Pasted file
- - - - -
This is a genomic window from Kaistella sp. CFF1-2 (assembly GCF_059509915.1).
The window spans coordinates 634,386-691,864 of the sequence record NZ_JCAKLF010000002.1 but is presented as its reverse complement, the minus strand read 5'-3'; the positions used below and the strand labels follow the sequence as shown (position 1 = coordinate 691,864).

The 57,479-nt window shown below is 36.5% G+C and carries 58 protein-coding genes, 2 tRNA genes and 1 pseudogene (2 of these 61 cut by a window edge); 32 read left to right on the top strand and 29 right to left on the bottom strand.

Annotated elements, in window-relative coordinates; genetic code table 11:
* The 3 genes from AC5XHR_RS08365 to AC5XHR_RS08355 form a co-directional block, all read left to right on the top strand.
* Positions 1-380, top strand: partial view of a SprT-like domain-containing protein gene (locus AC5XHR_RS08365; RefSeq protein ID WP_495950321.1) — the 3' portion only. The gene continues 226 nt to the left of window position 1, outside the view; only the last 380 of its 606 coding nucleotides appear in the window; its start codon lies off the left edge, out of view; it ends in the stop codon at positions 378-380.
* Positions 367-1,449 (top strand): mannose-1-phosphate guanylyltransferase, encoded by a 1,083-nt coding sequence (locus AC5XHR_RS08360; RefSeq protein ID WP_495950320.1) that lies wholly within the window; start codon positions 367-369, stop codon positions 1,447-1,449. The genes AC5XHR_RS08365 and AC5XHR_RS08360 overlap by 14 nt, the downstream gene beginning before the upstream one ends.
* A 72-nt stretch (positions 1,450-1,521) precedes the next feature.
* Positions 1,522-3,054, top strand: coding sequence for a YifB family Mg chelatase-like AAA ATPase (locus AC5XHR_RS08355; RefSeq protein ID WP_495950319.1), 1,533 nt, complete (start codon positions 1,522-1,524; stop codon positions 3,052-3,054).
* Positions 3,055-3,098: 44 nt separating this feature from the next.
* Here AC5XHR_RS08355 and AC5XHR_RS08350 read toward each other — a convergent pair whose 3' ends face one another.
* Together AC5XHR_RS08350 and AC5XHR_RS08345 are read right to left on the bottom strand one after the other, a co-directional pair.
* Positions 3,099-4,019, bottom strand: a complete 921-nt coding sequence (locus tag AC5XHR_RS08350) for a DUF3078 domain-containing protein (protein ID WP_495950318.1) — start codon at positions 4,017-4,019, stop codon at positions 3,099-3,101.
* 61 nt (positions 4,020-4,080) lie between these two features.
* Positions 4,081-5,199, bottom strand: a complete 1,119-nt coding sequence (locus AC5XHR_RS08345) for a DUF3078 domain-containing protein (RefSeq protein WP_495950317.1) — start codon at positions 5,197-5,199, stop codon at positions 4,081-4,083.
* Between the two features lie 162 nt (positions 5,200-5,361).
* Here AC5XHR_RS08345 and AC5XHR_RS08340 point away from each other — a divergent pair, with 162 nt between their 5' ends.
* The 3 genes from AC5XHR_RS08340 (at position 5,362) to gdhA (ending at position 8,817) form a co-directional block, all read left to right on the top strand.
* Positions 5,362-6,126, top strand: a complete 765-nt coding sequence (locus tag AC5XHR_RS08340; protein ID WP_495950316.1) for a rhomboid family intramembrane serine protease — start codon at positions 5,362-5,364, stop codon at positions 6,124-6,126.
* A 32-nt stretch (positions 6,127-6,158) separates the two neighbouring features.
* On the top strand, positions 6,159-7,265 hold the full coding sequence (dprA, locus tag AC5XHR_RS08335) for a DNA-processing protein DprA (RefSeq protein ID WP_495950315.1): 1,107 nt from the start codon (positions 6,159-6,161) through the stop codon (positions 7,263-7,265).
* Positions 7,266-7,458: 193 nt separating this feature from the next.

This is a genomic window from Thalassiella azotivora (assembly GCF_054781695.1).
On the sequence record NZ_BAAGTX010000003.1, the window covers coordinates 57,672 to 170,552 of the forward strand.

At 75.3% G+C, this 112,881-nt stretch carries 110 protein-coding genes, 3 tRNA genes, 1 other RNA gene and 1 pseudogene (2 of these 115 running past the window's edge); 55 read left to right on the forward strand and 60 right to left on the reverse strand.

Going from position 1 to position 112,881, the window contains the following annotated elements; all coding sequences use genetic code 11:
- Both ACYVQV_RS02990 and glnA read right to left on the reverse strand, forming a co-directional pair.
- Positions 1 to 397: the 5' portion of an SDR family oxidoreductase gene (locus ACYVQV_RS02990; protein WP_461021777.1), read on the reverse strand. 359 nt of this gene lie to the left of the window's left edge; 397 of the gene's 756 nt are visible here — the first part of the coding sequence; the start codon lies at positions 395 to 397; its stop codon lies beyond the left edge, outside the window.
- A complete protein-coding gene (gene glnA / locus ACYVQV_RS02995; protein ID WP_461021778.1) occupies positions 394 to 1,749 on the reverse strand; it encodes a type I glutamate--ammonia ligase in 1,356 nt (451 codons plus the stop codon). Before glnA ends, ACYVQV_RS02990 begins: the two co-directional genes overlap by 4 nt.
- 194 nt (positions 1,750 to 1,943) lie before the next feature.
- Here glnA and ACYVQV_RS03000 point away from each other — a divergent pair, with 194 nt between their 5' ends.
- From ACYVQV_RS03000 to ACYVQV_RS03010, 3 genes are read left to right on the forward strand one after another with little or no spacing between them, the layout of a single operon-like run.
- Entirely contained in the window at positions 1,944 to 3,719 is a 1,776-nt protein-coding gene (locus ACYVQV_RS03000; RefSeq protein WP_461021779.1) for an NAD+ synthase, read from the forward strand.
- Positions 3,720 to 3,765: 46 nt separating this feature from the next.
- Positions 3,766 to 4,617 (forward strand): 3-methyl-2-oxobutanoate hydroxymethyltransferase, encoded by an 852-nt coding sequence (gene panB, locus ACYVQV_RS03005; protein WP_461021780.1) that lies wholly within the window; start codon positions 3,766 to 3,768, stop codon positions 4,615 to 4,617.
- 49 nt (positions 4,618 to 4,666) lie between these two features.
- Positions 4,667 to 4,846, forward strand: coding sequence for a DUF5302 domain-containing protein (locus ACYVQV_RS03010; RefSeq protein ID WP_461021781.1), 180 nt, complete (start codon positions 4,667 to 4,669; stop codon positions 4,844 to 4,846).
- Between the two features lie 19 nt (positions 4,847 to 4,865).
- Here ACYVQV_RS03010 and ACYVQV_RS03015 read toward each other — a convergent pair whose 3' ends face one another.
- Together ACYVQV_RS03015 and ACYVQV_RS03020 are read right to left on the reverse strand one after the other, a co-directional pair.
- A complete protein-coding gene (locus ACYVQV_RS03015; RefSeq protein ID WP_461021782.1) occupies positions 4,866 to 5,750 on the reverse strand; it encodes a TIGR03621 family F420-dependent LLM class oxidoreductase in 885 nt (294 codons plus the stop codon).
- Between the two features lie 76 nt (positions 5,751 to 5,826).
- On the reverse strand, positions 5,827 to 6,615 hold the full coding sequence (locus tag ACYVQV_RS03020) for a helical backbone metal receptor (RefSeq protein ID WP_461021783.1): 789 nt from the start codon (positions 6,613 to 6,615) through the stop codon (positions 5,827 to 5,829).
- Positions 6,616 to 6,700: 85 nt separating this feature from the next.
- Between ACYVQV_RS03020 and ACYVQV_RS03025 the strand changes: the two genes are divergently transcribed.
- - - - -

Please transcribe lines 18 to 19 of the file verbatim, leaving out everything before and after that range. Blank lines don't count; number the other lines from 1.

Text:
* The 3 genes from AC5XHR_RS08340 (at position 5,362) to gdhA (ending at position 8,817) form a co-directional block, all read left to right on the top strand.
* Positions 5,362-6,126, top strand: a complete 765-nt coding sequence (locus tag AC5XHR_RS08340; protein ID WP_495950316.1) for a rhomboid family intramembrane serine protease — start codon at positions 5,362-5,364, stop codon at positions 6,124-6,126.